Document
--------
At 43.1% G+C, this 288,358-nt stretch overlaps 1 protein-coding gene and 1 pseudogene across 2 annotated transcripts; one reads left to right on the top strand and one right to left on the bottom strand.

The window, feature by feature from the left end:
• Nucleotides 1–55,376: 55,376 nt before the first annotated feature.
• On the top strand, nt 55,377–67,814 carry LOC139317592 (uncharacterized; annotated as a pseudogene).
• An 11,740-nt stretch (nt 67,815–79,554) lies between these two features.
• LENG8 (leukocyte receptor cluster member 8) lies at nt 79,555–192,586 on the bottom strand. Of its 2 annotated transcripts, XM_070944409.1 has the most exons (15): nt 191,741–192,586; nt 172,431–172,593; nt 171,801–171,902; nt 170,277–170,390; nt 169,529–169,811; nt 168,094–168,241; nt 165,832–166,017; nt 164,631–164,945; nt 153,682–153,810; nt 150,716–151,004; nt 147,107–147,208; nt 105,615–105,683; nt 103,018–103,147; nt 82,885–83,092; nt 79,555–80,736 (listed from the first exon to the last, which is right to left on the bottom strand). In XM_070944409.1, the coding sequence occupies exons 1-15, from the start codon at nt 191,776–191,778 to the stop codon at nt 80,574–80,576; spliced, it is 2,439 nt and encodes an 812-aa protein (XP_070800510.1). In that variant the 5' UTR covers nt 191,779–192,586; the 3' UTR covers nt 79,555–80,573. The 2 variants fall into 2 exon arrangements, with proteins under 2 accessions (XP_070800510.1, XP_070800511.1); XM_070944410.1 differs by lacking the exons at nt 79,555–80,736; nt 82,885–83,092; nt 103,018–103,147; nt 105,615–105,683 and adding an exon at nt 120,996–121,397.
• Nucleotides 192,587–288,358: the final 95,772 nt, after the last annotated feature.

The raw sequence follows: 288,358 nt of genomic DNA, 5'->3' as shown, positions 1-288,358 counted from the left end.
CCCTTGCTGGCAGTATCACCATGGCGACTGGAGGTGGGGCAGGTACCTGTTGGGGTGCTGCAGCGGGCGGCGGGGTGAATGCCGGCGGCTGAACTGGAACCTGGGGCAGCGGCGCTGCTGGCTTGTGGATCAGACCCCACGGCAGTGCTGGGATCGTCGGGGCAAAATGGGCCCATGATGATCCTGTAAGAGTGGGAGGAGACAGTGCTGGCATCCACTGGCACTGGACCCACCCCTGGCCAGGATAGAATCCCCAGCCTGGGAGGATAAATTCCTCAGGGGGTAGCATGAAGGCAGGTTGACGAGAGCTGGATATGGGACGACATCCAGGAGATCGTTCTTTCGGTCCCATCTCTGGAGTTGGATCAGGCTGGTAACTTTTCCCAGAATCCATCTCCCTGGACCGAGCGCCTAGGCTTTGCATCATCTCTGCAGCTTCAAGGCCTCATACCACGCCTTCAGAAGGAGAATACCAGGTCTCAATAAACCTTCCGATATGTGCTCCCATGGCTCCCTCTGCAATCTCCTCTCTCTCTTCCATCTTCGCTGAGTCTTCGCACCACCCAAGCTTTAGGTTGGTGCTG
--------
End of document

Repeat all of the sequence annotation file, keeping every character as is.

At 43.1% G+C, this 288,358-nt stretch overlaps 1 protein-coding gene and 1 pseudogene across 2 annotated transcripts; one reads left to right on the top strand and one right to left on the bottom strand.

The window, feature by feature from the left end:
• Nucleotides 1–55,376: 55,376 nt before the first annotated feature.
• On the top strand, nt 55,377–67,814 carry LOC139317592 (uncharacterized; annotated as a pseudogene).
• An 11,740-nt stretch (nt 67,815–79,554) lies between these two features.
• LENG8 (leukocyte receptor cluster member 8) lies at nt 79,555–192,586 on the bottom strand. Of its 2 annotated transcripts, XM_070944409.1 has the most exons (15): nt 191,741–192,586; nt 172,431–172,593; nt 171,801–171,902; nt 170,277–170,390; nt 169,529–169,811; nt 168,094–168,241; nt 165,832–166,017; nt 164,631–164,945; nt 153,682–153,810; nt 150,716–151,004; nt 147,107–147,208; nt 105,615–105,683; nt 103,018–103,147; nt 82,885–83,092; nt 79,555–80,736 (listed from the first exon to the last, which is right to left on the bottom strand). In XM_070944409.1, the coding sequence occupies exons 1-15, from the start codon at nt 191,776–191,778 to the stop codon at nt 80,574–80,576; spliced, it is 2,439 nt and encodes an 812-aa protein (XP_070800510.1). In that variant the 5' UTR covers nt 191,779–192,586; the 3' UTR covers nt 79,555–80,573. The 2 variants fall into 2 exon arrangements, with proteins under 2 accessions (XP_070800510.1, XP_070800511.1); XM_070944410.1 differs by lacking the exons at nt 79,555–80,736; nt 82,885–83,092; nt 103,018–103,147; nt 105,615–105,683 and adding an exon at nt 120,996–121,397.
• Nucleotides 192,587–288,358: the final 95,772 nt, after the last annotated feature.

The raw sequence follows: 288,358 nt of genomic DNA, 5'->3' as shown, positions 1-288,358 counted from the left end.
CCCTTGCTGGCAGTATCACCATGGCGACTGGAGGTGGGGCAGGTACCTGTTGGGGTGCTGCAGCGGGCGGCGGGGTGAATGCCGGCGGCTGAACTGGAACCTGGGGCAGCGGCGCTGCTGGCTTGTGGATCAGACCCCACGGCAGTGCTGGGATCGTCGGGGCAAAATGGGCCCATGATGATCCTGTAAGAGTGGGAGGAGACAGTGCTGGCATCCACTGGCACTGGACCCACCCCTGGCCAGGATAGAATCCCCAGCCTGGGAGGATAAATTCCTCAGGGGGTAGCATGAAGGCAGGTTGACGAGAGCTGGATATGGGACGACATCCAGGAGATCGTTCTTTCGGTCCCATCTCTGGAGTTGGATCAGGCTGGTAACTTTTCCCAGAATCCATCTCCCTGGACCGAGCGCCTAGGCTTTGCATCATCTCTGCAGCTTCAAGGCCTCATACCACGCCTTCAGAAGGAGAATACCAGGTCTCAATAAACCTTCCGATATGTGCTCCCATGGCTCCCTCTGCAATCTCCTCTCTCTCTTCCATCTTCGCTGAGTCTTCGCACCACCCAAGCTTTAGGTTGGTGCTG